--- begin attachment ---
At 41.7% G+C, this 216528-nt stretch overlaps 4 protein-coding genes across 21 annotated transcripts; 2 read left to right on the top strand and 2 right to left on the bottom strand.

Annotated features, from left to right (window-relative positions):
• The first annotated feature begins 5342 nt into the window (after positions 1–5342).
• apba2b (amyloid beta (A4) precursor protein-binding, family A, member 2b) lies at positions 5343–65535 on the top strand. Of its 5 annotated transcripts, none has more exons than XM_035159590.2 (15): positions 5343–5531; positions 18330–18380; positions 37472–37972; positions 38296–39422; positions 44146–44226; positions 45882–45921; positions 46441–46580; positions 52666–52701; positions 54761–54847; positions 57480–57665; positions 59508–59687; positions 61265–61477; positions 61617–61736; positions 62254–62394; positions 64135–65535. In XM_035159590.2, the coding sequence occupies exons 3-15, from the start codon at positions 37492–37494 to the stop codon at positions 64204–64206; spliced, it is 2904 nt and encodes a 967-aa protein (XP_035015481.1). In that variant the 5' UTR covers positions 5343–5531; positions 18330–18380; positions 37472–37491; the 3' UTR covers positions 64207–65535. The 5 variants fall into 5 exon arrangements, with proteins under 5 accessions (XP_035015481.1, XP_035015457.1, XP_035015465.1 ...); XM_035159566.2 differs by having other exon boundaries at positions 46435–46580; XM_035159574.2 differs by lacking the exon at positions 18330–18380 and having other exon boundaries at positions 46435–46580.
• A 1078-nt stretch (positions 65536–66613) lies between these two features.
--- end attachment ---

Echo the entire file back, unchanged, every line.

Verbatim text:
At 41.7% G+C, this 216528-nt stretch overlaps 4 protein-coding genes across 21 annotated transcripts; 2 read left to right on the top strand and 2 right to left on the bottom strand.

Annotated features, from left to right (window-relative positions):
• The first annotated feature begins 5342 nt into the window (after positions 1–5342).
• apba2b (amyloid beta (A4) precursor protein-binding, family A, member 2b) lies at positions 5343–65535 on the top strand. Of its 5 annotated transcripts, none has more exons than XM_035159590.2 (15): positions 5343–5531; positions 18330–18380; positions 37472–37972; positions 38296–39422; positions 44146–44226; positions 45882–45921; positions 46441–46580; positions 52666–52701; positions 54761–54847; positions 57480–57665; positions 59508–59687; positions 61265–61477; positions 61617–61736; positions 62254–62394; positions 64135–65535. In XM_035159590.2, the coding sequence occupies exons 3-15, from the start codon at positions 37492–37494 to the stop codon at positions 64204–64206; spliced, it is 2904 nt and encodes a 967-aa protein (XP_035015481.1). In that variant the 5' UTR covers positions 5343–5531; positions 18330–18380; positions 37472–37491; the 3' UTR covers positions 64207–65535. The 5 variants fall into 5 exon arrangements, with proteins under 5 accessions (XP_035015481.1, XP_035015457.1, XP_035015465.1 ...); XM_035159566.2 differs by having other exon boundaries at positions 46435–46580; XM_035159574.2 differs by lacking the exon at positions 18330–18380 and having other exon boundaries at positions 46435–46580.
• A 1078-nt stretch (positions 65536–66613) lies between these two features.